A study of more than 3,000 school-age children found that playing violent video games a lot seems to increase the odds that children and teenagers will engage in aggressive behaviors in real life.
Researchers said that frequent exposure to the violence in these games causes children to start seeing their world in a ‘more aggressive way,’ with children being more apt to expect others to behave aggressively toward them; kids who often play violent video games are also more likely to think that violence is an acceptable way to solve problems.
A new study has found that teenagers who regularly consume energy drinks and sports drinks are more likely to engage in unhealthy behaviors. Teens who often drank energy drinks like Red Bull and ROCKSTAR were more apt to smoke, use illicit drugs and drink alcohol. And teens who drank either energy or sports drinks regularly tended to spend more hours watching TV and playing video games.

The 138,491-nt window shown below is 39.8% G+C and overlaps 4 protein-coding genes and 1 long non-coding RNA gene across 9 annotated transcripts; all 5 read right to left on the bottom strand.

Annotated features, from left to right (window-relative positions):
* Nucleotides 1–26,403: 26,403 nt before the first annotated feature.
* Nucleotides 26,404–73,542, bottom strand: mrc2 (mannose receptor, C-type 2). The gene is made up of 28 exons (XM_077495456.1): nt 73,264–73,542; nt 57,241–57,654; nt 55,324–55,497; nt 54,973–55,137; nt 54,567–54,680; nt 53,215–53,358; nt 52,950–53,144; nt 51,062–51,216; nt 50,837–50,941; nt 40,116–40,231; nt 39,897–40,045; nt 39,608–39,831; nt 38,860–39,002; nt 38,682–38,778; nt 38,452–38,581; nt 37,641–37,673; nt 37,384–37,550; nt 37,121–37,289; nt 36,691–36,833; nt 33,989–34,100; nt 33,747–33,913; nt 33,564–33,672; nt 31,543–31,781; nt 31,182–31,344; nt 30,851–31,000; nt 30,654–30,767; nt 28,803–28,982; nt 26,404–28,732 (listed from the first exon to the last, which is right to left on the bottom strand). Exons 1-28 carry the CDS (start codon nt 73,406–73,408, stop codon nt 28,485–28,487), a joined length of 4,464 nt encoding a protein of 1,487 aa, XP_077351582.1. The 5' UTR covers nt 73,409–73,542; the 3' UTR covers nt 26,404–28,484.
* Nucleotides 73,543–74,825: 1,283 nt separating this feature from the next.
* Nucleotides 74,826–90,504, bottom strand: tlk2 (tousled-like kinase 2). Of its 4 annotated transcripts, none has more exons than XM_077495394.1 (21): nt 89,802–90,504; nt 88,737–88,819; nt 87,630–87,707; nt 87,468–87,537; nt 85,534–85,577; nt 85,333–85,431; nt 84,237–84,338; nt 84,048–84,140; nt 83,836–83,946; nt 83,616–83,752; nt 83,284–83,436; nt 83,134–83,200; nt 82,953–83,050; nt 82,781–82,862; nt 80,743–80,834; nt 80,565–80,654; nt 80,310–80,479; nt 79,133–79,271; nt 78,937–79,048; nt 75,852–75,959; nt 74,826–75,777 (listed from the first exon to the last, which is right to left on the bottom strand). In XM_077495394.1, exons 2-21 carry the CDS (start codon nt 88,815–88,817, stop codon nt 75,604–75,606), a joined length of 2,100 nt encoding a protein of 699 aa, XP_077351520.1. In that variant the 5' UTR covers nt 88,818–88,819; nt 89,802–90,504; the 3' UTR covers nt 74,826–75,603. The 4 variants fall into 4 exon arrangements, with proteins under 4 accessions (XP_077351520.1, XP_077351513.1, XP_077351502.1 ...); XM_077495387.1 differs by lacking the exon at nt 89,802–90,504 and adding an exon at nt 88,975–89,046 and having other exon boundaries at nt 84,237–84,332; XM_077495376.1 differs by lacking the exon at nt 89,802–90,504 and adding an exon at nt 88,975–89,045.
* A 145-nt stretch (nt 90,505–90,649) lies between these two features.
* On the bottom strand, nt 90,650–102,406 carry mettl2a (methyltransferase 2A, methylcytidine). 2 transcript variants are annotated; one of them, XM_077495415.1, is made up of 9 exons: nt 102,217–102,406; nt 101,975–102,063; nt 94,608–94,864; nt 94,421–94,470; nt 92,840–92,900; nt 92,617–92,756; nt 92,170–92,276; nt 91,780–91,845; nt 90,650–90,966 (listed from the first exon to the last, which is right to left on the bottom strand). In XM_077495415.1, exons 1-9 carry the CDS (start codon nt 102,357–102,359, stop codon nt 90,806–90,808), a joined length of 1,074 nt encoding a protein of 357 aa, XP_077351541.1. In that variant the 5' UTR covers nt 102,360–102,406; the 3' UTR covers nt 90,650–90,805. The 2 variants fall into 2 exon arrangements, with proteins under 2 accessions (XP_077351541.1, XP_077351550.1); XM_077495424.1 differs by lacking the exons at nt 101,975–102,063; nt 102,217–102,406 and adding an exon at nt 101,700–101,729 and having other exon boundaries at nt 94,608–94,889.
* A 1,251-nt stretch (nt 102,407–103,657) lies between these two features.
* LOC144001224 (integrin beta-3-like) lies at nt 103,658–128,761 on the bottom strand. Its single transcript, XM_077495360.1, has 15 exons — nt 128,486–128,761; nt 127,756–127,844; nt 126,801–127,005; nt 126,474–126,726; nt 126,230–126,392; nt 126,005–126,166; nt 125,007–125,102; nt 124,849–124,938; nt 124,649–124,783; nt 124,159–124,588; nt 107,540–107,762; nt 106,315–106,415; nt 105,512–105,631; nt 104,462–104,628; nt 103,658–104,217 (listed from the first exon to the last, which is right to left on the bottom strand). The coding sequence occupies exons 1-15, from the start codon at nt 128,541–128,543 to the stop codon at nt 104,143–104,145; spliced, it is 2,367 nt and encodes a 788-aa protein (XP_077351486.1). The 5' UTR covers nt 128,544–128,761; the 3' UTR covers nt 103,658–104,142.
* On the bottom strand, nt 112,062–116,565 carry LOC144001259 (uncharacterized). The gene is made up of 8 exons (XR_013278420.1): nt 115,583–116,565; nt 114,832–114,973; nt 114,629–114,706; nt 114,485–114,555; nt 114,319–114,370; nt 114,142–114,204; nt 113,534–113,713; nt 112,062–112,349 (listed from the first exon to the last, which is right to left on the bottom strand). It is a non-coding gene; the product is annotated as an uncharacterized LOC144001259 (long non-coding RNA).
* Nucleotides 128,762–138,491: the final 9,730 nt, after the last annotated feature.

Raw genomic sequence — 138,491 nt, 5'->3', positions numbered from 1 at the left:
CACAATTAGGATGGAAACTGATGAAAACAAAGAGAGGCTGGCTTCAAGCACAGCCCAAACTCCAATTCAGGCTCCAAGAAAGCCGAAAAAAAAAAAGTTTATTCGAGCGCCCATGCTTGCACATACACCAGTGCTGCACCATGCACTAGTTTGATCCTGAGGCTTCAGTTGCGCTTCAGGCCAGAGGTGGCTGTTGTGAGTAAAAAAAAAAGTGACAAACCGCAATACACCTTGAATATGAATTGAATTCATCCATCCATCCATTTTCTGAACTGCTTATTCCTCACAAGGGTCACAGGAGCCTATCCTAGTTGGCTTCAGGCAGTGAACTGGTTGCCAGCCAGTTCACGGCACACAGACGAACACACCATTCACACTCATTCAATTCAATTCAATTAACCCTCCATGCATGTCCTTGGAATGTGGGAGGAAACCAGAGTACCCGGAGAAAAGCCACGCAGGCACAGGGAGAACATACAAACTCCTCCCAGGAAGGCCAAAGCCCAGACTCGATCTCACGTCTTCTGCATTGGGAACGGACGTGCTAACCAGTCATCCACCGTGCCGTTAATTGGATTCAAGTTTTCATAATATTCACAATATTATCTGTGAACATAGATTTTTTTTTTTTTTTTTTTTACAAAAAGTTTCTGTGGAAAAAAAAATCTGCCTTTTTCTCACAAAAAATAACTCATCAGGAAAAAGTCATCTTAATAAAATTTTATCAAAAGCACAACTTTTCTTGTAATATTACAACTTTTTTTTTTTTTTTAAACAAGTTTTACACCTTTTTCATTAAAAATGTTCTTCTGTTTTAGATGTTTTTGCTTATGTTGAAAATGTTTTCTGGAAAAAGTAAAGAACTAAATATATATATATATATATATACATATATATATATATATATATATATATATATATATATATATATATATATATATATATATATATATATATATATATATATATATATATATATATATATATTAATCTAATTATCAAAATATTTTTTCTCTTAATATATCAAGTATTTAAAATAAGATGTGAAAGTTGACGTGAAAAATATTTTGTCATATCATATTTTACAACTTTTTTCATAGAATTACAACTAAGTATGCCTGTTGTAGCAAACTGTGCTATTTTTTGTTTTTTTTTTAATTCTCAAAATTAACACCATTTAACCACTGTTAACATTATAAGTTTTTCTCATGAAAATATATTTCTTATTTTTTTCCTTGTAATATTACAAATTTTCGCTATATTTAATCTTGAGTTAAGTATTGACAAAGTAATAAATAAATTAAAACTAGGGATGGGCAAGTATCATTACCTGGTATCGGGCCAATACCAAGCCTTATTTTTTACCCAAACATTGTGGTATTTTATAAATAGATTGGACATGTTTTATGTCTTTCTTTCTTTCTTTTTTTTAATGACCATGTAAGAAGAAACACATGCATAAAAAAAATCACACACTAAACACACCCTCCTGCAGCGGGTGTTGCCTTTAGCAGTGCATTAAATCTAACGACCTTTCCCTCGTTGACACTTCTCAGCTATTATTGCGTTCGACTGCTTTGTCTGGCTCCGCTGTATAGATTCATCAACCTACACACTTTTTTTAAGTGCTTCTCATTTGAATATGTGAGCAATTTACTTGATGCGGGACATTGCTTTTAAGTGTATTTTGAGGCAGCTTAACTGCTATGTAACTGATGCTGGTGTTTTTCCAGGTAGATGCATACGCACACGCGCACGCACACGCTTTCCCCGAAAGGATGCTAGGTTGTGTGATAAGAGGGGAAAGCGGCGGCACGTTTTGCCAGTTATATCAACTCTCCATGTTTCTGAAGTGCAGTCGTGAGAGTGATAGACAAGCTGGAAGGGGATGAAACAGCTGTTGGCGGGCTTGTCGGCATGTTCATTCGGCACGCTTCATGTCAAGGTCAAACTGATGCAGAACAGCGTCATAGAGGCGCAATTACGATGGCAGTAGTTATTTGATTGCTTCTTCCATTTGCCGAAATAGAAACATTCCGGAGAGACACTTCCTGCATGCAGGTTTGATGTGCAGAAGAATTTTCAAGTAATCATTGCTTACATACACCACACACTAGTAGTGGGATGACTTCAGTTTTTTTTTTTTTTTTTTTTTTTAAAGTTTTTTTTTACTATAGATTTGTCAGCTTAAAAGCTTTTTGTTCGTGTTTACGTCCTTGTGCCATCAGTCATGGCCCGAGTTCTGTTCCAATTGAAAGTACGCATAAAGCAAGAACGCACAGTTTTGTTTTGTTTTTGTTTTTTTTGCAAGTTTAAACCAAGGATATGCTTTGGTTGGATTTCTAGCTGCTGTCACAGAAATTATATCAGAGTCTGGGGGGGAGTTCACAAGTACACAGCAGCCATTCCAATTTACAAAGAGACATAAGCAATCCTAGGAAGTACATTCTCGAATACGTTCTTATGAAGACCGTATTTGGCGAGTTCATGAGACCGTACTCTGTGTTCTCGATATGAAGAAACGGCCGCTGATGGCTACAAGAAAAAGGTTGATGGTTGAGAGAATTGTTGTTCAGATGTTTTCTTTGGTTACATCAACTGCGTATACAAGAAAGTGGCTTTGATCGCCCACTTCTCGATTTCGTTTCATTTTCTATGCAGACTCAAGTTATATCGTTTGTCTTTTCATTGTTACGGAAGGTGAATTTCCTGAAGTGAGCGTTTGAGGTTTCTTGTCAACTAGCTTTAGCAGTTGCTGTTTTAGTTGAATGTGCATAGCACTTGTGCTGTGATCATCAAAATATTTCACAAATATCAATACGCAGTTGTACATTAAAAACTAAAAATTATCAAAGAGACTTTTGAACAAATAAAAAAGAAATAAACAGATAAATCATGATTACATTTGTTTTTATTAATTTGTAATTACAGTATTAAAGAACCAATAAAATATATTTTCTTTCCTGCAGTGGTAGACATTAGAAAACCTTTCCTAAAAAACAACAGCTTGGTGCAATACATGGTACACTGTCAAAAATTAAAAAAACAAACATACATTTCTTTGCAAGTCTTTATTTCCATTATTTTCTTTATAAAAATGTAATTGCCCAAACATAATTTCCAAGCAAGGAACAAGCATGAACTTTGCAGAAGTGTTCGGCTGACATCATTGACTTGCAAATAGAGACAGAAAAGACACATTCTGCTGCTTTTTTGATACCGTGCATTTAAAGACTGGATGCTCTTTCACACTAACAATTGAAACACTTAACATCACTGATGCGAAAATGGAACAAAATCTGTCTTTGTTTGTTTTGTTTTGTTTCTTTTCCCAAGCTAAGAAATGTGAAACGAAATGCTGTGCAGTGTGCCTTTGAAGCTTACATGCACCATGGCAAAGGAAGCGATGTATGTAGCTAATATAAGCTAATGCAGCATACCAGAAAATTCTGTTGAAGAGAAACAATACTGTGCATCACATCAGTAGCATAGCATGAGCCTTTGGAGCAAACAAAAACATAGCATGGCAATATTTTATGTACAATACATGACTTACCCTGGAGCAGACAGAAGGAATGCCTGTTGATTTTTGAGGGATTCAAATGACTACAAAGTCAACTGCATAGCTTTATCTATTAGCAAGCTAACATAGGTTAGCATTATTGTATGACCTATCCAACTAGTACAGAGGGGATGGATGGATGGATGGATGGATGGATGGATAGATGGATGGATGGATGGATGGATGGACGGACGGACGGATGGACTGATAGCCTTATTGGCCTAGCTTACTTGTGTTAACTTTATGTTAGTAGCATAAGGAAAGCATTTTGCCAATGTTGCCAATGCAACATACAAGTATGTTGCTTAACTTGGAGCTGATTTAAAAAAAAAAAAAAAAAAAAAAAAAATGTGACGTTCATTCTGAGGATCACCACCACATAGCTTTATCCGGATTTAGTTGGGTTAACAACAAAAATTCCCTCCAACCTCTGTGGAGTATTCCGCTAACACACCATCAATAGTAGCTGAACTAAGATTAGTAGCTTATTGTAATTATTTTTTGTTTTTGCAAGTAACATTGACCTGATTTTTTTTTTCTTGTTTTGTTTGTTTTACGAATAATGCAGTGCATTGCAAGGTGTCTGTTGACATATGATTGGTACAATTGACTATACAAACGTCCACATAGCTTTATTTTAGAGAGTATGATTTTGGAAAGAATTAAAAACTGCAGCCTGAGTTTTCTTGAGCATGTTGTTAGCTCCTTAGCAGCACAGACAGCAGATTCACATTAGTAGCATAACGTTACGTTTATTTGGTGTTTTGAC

The study was published online recently in the Journal of Nutrition, Education and Behavior; it’s one of the first studies to show that consumption of these drinks may be part of an overall pattern of unhealthy behaviors for growing numbers of teenagers.
Autism rates in the United States rose by 30% between 2008 and 2010, and by 120% between 2000 and 2010, according to a new study by the Centers for Disease Control and Prevention. One in 68 8-year-old children had been diagnosed with autism by 2010, up from 1 in 88 two years earlier, says the report. These are staggering statistics, compared to the 1 in thousands ratio of American children who had been diagnosed as autistic in 1970.
The study, published online in late March, 2014, found that five times as many boys as girls are being diagnosed with autism. The CDC estimates that 1 in 42 boys has autism, and 1 in 189 girls. Caucasian children are diagnosed most frequently, followed by Hispanics, then African-Americans. The average age at which children are diagnosed has fallen, but remains above age 4 (diagnosis is possible by age 2).